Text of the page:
Mozambican parties make final push for votes
Mozambique’s political parties prepared their final push for votes on Sunday, the last day of campaigning for Wednesday’s elections that are widely expected to be won by ruling party Frelimo.
With Mozambique’s opposition divided by a recent split, getting out the vote is seen as crucial in a race where turnout, rather than victory, will be the measure of satisfaction with incumbent President Armando Guebuza and Frelimo, the party that has governed Mozambique since independence in 1975.
“Guebuza’s biggest opponent is going to be voter turnout,” said Anne Pitcher, a political scientist at the University of Michigan.
“That says as much about Frelimo as a vigorous opposition,” Pitcher said. “If they get 36% turnout again”—the rate from the 2004 election—“it’s just a very negative statement about Guebuza’s time as president.”
Each of the three candidates for president had scheduled large rallies for Sunday in a final bid to get supporters to the polls.
Guebuza was slated to speak in Nampula, in north-east Mozambique, the country’s largest electoral district.
Fourth-time presidential hopeful Afonso Dhlakama, leader of the main opposition party Renamo, planned to hold a rally in the capital city, Maputo.
Daviz Simango, founder of Renamo breakaway party the Democratic Movement of Mozambique (MDM), was scheduled to close out his campaign in his hometown of Beira, the country’s second-largest city and the site where he launched his new party in March.
In all, 17 political parties and two coalitions are competing for ballots from Mozambique’s almost 10-million voters in presidential, parliamentary and provincial races.
Wednesday’s general elections will be the Southern African country’s fourth since a 1992 peace deal brought an end to its 16-year civil war and ushered in the first democratic elections in 1994.
Frelimo has overseen a period of rapid economic growth since the peace agreement.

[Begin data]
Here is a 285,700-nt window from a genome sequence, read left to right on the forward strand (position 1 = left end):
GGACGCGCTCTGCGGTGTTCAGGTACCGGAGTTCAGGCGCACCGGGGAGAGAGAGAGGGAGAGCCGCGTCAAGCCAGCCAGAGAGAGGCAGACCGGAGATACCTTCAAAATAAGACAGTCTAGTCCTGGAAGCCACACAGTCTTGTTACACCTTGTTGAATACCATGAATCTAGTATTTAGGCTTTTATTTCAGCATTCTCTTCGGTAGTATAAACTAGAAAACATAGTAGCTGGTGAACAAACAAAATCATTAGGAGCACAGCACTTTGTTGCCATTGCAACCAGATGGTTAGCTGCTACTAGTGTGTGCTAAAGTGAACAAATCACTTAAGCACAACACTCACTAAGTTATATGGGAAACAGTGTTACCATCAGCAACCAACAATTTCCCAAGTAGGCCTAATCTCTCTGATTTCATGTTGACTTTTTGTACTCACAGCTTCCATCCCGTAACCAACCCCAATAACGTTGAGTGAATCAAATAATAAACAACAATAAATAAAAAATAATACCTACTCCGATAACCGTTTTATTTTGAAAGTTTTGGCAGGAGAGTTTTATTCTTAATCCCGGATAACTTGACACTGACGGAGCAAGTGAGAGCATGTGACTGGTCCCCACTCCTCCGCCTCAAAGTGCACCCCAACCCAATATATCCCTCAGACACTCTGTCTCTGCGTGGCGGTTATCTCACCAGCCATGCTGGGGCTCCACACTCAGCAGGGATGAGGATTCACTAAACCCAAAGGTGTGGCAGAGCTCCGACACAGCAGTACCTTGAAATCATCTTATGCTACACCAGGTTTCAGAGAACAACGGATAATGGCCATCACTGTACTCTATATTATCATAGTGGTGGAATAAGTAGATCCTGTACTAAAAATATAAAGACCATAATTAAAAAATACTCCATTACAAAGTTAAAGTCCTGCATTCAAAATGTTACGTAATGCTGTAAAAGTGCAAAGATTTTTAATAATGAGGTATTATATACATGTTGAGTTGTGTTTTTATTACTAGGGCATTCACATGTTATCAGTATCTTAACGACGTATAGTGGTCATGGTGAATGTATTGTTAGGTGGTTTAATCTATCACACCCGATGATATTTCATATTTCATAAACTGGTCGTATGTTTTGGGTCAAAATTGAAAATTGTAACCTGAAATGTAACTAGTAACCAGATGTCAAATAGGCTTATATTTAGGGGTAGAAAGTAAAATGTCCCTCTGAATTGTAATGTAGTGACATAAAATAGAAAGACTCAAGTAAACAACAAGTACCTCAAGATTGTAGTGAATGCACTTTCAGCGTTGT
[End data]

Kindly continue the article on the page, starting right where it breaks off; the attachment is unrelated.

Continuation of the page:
The nation’s income expanded an average 8% a year for a decade after the war.
But lately the boom has been slowing. This year’s growth rate is forecast at 4,5%.
And though many Mozambicans are enjoying newfound prosperity, 90% of the population still lives on less than $2 a day, one of the highest poverty rates in the world.
Yet Renamo, the long-time voice of the opposition, has struggled to convert discontent into votes.
The former rebel group has had difficulty overcoming its image as a guerrilla army that fought a war of destabilisation against the Frelimo government with help from white-ruled Rhodesia (now Zimbabwe) and apartheid South Africa.
Some view the emergence of the MDM as a sign that voters are hungry for another option.
MDM leader Simango, a former Renamo member, founded the new party after Renamo refused to run him for re-election as mayor of Beira last year.
He ran as an independent instead and won with 62% of the vote. Renamo, meanwhile, failed to claim a single mayoral race nationwide.
Simango used the momentum from his victory to found the MDM, taking several Renamo leaders with him.
“There is desire on the part of many to break out of the so-called two-party system, which is seen by some as a kind of straitjacket,” said John Campbell, a senior fellow at the Council on Foreign Relations.
“I think we really are going to see the end of bipolarity” in Mozambican politics, said Pitcher.
But with Simango racing against the clock, she said, that may have to wait for the next general elections in 2014.
This year, Pitcher said, “I think the real contest is for second place.”—Sapa-AFP